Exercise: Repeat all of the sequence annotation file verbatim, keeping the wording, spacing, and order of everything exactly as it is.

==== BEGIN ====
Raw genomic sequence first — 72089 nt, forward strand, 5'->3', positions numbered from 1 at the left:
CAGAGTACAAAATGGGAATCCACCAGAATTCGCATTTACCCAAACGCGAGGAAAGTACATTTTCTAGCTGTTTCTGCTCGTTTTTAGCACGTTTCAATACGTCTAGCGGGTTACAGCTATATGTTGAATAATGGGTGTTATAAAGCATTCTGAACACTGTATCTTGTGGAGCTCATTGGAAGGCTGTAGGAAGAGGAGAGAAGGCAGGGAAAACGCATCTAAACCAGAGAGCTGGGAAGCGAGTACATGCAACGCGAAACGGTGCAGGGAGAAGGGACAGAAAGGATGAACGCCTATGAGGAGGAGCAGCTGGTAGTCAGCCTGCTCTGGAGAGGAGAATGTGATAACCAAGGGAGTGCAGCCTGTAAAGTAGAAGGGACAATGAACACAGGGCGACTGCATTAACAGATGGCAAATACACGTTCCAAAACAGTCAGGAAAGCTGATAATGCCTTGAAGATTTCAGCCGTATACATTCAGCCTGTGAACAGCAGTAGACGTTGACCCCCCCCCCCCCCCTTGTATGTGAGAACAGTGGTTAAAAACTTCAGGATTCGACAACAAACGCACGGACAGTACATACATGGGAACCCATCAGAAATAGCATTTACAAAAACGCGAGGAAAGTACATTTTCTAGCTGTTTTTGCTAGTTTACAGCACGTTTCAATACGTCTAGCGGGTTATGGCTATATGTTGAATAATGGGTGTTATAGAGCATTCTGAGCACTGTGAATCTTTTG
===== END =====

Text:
Raw genomic sequence first — 72089 nt, forward strand, 5'->3', positions numbered from 1 at the left:
CAGAGTACAAAATGGGAATCCACCAGAATTCGCATTTACCCAAACGCGAGGAAAGTACATTTTCTAGCTGTTTCTGCTCGTTTTTAGCACGTTTCAATACGTCTAGCGGGTTACAGCTATATGTTGAATAATGGGTGTTATAAAGCATTCTGAACACTGTATCTTGTGGAGCTCATTGGAAGGCTGTAGGAAGAGGAGAGAAGGCAGGGAAAACGCATCTAAACCAGAGAGCTGGGAAGCGAGTACATGCAACGCGAAACGGTGCAGGGAGAAGGGACAGAAAGGATGAACGCCTATGAGGAGGAGCAGCTGGTAGTCAGCCTGCTCTGGAGAGGAGAATGTGATAACCAAGGGAGTGCAGCCTGTAAAGTAGAAGGGACAATGAACACAGGGCGACTGCATTAACAGATGGCAAATACACGTTCCAAAACAGTCAGGAAAGCTGATAATGCCTTGAAGATTTCAGCCGTATACATTCAGCCTGTGAACAGCAGTAGACGTTGACCCCCCCCCCCCCCCTTGTATGTGAGAACAGTGGTTAAAAACTTCAGGATTCGACAACAAACGCACGGACAGTACATACATGGGAACCCATCAGAAATAGCATTTACAAAAACGCGAGGAAAGTACATTTTCTAGCTGTTTTTGCTAGTTTACAGCACGTTTCAATACGTCTAGCGGGTTATGGCTATATGTTGAATAATGGGTGTTATAGAGCATTCTGAGCACTGTGAATCTTTTG